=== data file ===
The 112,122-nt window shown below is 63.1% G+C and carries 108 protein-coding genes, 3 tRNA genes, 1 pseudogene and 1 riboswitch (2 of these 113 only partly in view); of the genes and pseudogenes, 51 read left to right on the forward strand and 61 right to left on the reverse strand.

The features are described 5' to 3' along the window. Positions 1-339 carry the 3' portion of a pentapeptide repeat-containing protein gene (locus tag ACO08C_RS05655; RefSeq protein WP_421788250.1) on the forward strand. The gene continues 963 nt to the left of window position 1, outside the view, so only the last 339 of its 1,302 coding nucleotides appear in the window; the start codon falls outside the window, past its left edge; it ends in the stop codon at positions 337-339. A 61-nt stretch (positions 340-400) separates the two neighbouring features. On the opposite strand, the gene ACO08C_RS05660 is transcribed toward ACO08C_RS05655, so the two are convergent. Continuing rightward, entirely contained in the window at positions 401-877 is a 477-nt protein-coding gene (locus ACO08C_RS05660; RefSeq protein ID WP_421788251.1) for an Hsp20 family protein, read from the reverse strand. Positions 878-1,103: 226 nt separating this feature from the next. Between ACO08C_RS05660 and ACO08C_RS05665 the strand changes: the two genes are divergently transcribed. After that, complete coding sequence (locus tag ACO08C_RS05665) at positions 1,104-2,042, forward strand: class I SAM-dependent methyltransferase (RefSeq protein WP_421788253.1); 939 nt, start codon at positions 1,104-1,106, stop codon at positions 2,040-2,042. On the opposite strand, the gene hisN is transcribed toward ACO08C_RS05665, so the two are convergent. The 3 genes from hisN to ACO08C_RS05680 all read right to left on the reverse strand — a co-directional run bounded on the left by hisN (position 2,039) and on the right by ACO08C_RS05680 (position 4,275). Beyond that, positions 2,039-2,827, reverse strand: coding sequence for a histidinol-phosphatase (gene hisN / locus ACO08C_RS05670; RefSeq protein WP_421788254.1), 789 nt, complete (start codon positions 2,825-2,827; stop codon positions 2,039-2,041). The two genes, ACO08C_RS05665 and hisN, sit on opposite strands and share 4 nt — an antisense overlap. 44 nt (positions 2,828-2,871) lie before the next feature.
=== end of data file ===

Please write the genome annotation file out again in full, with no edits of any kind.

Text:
The 112,122-nt window shown below is 63.1% G+C and carries 108 protein-coding genes, 3 tRNA genes, 1 pseudogene and 1 riboswitch (2 of these 113 only partly in view); of the genes and pseudogenes, 51 read left to right on the forward strand and 61 right to left on the reverse strand.

The features are described 5' to 3' along the window. Positions 1-339 carry the 3' portion of a pentapeptide repeat-containing protein gene (locus tag ACO08C_RS05655; RefSeq protein WP_421788250.1) on the forward strand. The gene continues 963 nt to the left of window position 1, outside the view, so only the last 339 of its 1,302 coding nucleotides appear in the window; the start codon falls outside the window, past its left edge; it ends in the stop codon at positions 337-339. A 61-nt stretch (positions 340-400) separates the two neighbouring features. On the opposite strand, the gene ACO08C_RS05660 is transcribed toward ACO08C_RS05655, so the two are convergent. Continuing rightward, entirely contained in the window at positions 401-877 is a 477-nt protein-coding gene (locus ACO08C_RS05660; RefSeq protein ID WP_421788251.1) for an Hsp20 family protein, read from the reverse strand. Positions 878-1,103: 226 nt separating this feature from the next. Between ACO08C_RS05660 and ACO08C_RS05665 the strand changes: the two genes are divergently transcribed. After that, complete coding sequence (locus tag ACO08C_RS05665) at positions 1,104-2,042, forward strand: class I SAM-dependent methyltransferase (RefSeq protein WP_421788253.1); 939 nt, start codon at positions 1,104-1,106, stop codon at positions 2,040-2,042. On the opposite strand, the gene hisN is transcribed toward ACO08C_RS05665, so the two are convergent. The 3 genes from hisN to ACO08C_RS05680 all read right to left on the reverse strand — a co-directional run bounded on the left by hisN (position 2,039) and on the right by ACO08C_RS05680 (position 4,275). Beyond that, positions 2,039-2,827, reverse strand: coding sequence for a histidinol-phosphatase (gene hisN / locus ACO08C_RS05670; RefSeq protein WP_421788254.1), 789 nt, complete (start codon positions 2,825-2,827; stop codon positions 2,039-2,041). The two genes, ACO08C_RS05665 and hisN, sit on opposite strands and share 4 nt — an antisense overlap. 44 nt (positions 2,828-2,871) lie before the next feature.